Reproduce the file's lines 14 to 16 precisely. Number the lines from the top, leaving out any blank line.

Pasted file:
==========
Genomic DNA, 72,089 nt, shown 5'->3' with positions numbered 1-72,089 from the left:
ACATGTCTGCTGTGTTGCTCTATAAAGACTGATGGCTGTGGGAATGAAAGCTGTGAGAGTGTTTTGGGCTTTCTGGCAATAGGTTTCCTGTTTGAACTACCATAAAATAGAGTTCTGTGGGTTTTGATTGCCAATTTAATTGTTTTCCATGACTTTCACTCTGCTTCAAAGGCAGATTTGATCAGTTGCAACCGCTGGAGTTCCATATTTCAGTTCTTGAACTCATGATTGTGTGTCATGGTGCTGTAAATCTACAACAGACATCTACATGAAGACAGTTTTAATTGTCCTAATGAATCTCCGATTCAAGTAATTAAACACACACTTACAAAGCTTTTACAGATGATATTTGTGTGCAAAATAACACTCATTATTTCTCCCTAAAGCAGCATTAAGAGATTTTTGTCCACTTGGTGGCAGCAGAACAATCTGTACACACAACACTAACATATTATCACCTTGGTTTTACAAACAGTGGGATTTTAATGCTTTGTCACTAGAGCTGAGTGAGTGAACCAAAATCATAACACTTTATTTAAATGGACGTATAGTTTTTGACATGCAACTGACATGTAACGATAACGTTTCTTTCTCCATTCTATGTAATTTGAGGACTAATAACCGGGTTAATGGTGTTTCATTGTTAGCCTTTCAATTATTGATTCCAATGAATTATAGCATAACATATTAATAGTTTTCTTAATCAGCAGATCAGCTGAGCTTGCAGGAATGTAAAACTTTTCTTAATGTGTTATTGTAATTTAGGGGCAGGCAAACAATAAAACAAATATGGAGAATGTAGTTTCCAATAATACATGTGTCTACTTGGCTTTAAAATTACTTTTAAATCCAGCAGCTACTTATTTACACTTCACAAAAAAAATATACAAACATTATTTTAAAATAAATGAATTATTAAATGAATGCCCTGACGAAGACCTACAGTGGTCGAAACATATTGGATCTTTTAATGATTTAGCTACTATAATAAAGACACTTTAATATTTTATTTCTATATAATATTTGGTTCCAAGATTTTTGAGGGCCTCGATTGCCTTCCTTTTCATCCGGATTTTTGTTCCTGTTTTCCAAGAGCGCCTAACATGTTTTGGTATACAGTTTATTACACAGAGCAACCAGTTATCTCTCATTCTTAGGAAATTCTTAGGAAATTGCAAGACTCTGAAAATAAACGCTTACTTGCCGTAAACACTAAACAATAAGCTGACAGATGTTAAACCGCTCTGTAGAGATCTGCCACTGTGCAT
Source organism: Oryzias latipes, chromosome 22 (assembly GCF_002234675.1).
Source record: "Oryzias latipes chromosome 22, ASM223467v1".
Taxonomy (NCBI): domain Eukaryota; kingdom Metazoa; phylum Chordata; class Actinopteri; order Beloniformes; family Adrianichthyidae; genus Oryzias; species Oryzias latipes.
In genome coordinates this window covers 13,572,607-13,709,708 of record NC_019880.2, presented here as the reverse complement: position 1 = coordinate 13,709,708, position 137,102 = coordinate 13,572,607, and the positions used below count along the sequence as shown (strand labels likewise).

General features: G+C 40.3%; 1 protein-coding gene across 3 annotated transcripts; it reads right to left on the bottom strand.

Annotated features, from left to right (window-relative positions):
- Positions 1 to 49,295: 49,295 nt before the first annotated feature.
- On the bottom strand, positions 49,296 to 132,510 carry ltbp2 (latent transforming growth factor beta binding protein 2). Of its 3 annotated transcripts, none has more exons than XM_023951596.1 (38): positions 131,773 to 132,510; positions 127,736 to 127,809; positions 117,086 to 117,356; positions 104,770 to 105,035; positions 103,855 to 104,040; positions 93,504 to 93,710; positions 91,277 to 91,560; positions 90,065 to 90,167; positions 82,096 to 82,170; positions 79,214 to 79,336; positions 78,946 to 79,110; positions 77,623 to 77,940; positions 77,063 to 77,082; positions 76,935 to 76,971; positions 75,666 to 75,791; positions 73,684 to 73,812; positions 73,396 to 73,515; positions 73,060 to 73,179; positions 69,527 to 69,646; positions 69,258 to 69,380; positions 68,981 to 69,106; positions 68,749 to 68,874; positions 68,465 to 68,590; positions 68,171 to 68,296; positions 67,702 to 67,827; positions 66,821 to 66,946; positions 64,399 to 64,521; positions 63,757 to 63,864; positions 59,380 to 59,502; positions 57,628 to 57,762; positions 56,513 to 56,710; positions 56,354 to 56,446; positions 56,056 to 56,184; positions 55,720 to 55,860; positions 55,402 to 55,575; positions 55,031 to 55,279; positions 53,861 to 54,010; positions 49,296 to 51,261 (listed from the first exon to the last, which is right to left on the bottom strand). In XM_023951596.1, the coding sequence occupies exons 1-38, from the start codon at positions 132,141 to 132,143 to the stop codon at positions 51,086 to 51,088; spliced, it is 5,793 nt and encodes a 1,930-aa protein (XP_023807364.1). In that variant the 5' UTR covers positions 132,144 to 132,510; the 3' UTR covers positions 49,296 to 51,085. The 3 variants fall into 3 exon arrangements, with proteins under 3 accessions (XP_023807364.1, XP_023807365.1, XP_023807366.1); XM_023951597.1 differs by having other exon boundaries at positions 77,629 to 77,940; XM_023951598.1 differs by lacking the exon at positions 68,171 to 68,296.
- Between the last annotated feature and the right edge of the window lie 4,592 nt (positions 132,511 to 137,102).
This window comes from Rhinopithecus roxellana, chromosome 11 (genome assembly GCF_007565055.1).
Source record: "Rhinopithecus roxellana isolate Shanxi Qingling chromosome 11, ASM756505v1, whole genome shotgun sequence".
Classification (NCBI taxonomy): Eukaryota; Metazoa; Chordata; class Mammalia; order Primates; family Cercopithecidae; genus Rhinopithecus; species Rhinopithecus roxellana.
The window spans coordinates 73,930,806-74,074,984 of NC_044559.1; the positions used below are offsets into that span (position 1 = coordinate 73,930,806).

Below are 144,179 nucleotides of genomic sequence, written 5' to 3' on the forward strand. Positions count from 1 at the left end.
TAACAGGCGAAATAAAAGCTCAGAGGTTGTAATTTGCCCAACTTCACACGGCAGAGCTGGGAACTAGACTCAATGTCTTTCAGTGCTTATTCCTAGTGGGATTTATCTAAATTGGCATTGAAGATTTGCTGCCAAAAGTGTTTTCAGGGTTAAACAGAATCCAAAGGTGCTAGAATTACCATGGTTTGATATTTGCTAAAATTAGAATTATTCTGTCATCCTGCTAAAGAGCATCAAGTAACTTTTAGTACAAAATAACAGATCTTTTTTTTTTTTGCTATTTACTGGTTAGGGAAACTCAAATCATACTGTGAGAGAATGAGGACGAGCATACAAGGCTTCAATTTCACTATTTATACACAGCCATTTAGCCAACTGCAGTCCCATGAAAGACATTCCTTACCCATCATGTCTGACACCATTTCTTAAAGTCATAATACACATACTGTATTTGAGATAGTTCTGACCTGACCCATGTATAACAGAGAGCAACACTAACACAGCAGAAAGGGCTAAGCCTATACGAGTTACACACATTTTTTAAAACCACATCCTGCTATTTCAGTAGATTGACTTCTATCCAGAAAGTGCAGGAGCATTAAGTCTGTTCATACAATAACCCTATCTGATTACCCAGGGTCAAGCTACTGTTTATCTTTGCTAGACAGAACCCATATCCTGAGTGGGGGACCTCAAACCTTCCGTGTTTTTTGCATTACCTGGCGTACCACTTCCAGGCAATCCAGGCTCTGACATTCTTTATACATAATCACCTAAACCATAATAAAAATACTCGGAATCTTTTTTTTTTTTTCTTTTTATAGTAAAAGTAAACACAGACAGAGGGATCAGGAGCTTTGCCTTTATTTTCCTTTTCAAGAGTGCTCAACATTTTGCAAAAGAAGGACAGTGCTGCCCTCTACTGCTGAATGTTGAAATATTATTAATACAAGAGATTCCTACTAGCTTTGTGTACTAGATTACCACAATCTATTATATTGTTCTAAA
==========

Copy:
Classification (NCBI taxonomy): Eukaryota; Metazoa; Chordata; class Mammalia; order Primates; family Cercopithecidae; genus Rhinopithecus; species Rhinopithecus roxellana.
The window spans coordinates 73,930,806-74,074,984 of NC_044559.1; the positions used below are offsets into that span (position 1 = coordinate 73,930,806).

Below are 144,179 nucleotides of genomic sequence, written 5' to 3' on the forward strand. Positions count from 1 at the left end.